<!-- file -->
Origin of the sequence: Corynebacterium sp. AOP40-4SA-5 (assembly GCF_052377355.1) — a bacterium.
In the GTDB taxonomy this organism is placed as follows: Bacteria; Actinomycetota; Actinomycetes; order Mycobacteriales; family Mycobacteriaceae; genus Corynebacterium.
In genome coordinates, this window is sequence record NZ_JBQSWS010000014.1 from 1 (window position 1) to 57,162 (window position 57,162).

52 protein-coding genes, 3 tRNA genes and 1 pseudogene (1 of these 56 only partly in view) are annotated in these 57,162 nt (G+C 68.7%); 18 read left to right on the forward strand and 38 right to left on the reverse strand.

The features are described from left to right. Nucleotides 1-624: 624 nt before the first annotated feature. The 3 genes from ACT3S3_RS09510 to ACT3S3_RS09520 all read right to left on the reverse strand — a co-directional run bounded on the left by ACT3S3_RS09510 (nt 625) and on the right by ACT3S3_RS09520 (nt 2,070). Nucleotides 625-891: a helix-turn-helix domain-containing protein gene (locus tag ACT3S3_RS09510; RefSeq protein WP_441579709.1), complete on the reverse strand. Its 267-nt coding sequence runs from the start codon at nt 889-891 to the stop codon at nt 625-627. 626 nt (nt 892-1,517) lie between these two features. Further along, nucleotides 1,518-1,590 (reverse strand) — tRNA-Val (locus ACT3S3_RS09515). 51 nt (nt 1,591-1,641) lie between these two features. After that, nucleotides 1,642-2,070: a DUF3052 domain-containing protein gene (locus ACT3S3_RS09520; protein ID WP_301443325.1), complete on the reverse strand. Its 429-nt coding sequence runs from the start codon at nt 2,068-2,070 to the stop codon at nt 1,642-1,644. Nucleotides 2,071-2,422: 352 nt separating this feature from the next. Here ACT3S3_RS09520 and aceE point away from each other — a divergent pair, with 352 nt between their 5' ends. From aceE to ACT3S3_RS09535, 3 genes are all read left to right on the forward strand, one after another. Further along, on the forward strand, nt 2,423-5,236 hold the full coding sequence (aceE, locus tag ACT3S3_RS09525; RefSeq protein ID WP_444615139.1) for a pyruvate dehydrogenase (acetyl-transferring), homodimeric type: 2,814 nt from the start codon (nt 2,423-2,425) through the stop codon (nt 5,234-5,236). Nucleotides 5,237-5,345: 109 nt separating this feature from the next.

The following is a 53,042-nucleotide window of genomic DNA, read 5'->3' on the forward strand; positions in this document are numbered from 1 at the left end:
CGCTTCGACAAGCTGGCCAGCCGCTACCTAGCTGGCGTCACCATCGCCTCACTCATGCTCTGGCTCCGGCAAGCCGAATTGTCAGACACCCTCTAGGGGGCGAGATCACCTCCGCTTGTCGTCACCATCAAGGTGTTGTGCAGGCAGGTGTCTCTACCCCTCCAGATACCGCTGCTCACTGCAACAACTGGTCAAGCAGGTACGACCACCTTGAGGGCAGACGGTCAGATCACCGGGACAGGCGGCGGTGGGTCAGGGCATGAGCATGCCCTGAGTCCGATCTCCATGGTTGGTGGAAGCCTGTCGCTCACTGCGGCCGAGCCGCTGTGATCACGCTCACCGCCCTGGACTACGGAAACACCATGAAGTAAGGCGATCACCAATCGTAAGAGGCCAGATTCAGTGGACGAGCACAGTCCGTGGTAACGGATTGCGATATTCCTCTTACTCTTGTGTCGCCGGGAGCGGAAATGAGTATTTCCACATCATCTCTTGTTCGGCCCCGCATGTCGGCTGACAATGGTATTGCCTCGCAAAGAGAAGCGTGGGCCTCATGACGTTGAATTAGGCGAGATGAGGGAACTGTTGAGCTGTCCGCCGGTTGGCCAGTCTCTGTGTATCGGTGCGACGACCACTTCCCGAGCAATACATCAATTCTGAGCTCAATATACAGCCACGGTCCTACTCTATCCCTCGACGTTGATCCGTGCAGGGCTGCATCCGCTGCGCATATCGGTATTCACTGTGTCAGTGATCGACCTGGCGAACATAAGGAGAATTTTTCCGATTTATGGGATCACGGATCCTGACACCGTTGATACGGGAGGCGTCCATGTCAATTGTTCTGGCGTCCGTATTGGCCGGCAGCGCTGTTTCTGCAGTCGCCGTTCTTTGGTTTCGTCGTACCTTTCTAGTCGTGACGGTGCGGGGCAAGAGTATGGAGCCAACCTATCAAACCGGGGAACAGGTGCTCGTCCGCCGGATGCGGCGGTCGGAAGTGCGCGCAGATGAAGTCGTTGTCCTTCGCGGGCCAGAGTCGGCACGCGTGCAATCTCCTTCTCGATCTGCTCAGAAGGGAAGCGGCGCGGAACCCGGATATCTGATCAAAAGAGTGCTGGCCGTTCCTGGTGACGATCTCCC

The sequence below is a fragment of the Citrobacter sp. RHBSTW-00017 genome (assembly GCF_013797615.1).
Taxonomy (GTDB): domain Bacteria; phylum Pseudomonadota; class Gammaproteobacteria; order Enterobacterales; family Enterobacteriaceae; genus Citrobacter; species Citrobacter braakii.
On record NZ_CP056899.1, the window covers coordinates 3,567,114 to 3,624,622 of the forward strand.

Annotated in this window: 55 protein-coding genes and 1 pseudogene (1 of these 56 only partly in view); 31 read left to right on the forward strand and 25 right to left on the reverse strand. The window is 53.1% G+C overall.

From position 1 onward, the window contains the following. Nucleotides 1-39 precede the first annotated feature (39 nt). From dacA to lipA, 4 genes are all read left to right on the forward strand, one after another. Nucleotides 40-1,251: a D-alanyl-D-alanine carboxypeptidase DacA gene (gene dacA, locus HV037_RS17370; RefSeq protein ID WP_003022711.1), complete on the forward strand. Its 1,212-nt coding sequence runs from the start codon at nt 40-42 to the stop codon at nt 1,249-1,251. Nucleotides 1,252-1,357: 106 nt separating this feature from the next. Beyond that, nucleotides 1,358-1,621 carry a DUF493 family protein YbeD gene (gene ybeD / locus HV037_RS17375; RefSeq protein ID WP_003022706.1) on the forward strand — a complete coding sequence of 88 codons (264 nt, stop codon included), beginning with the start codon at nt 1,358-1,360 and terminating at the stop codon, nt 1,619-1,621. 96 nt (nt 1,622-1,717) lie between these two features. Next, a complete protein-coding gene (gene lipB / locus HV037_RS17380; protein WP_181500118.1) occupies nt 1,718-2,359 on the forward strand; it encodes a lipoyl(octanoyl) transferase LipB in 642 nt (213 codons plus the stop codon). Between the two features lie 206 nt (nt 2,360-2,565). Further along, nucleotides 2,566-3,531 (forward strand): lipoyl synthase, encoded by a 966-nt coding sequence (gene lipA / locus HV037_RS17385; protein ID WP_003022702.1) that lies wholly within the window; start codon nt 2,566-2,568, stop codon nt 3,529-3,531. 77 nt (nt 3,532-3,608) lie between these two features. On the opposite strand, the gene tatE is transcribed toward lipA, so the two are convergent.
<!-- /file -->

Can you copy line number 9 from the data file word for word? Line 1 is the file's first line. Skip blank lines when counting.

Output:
Taxonomy (GTDB): domain Bacteria; phylum Pseudomonadota; class Gammaproteobacteria; order Enterobacterales; family Enterobacteriaceae; genus Citrobacter; species Citrobacter braakii.